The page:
Article image
Article image
This article displays in one automatically-generated column. View the full page to see article in its original form.


Thk news of tbe waning of tbe 1913 -■tiiko ia weicome indeed, and it is to he hoped that before Christmas it will be at an end. All parties have suf fered, but , , as is the way of all strikes, rbe woiking man baa suffered most. Tbe folly of the strike system was denounced by the Hon. J. A. Millar in his able speech last week. He added that hie experience was that tbe working man suffered overy time, and he should know as well as any man in New Zealand. If men are being underpaid they can demand a rito in wages, but it is allowed wages are better here than elsewhere. Curiously enough it is the emigrant workmen from other countries—men who come from places where far worse conditions exist as regards labour—who cause the strife. Presumably, seeing that they are on a better wicket here, these men consider it may be possible to improve tbing3 still more, and hence the feeling of discontent. The de pendonce of all classes one upou tbe other is as strong to day as it has ever been, Students of Eoman history will remember bow in tbe early days of the great ci'.y an able philosopher settled a dispute between the patricians and plebeians. It will be remembered that the latter who, of coursp, represented the working clasp, left Rome altogether, and were only brought back by the common cense lesson taught them by the philosopher. He spoke to them by way of a fable, in which he illustrated the patricians as the stomach of a body and the plebeians aa tbe other organs. The latter, annoyed at the apparent idleness of the stomach, struck, and refused to work any longer for the idle organ The result was the organs not only starved the stomach, but wasted away them selves. This old and storied fable, probably wall known to all our readers, might well be preached to Professor Mills, and Messrs Semple, Hickey, Young and Co- Unfortun ately, these men do not suffer as the true working man doe?, as they do not work themselves, but draw salaries from the misguided men whom they lead. We believe the workers have lost considerable faith in these leaders , but tbe harm has been done, and tbe pinch will come next winter when employment will be scarce and the loss caused by the strike will be felt keenly.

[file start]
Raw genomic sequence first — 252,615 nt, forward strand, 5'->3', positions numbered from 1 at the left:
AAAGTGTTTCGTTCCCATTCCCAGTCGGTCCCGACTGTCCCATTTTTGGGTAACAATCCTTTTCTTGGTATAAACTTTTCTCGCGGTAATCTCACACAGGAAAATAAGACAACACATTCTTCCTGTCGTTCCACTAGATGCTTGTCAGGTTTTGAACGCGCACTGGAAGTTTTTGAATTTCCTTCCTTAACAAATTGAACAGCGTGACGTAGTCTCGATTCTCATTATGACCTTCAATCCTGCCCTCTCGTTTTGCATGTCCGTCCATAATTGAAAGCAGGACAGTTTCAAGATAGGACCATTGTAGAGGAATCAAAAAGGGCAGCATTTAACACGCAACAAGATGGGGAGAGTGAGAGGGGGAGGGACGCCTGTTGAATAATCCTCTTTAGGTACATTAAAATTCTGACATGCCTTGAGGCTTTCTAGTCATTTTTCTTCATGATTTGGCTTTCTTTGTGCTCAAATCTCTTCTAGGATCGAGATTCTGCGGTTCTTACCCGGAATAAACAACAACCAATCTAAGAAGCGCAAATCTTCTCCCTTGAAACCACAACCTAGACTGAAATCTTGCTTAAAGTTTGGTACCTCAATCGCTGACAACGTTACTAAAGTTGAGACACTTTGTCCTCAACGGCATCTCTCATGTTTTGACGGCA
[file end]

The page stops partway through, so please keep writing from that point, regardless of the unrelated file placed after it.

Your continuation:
This article text was automatically generated and may include errors. View the full page to see article in its original form.
Permanent link to this item

Bibliographic details

THE INDUSTRIAL STRIKE., Akaroa Mail and Banks Peninsula Advertiser, Volume LXXI, Issue 4358, 19 December 1913

Word Count

THE INDUSTRIAL STRIKE. Akaroa Mail and Banks Peninsula Advertiser, Volume LXXI, Issue 4358, 19 December 1913

  1. New formats

    Papers Past now contains more than just newspapers. Use these links to navigate to other kinds of materials.

  2. Hierarchy

    These links will always show you how deep you are in the collection. Click them to get a broader view of the items you're currently viewing.

  3. Search

    Enter names, places, or other keywords that you're curious about here. We'll look for them in the fulltext of millions of articles.

  4. Search

    Browsed to an interesting page? Click here to search within the item you're currently viewing, or start a new search.

  5. Search facets

    Use these buttons to limit your searches to particular dates, titles, and more.

  6. View selection

    Switch between images of the original document and text transcriptions and outlines you can cut and paste.

  7. Tools

    Print, save, zoom in and more.

  8. Explore

    If you'd rather just browse through documents, click here to find titles and issues from particular dates and geographic regions.

  9. Need more help?

    The "Help" link will show you different tips for each page on the site, so click here often as you explore the site.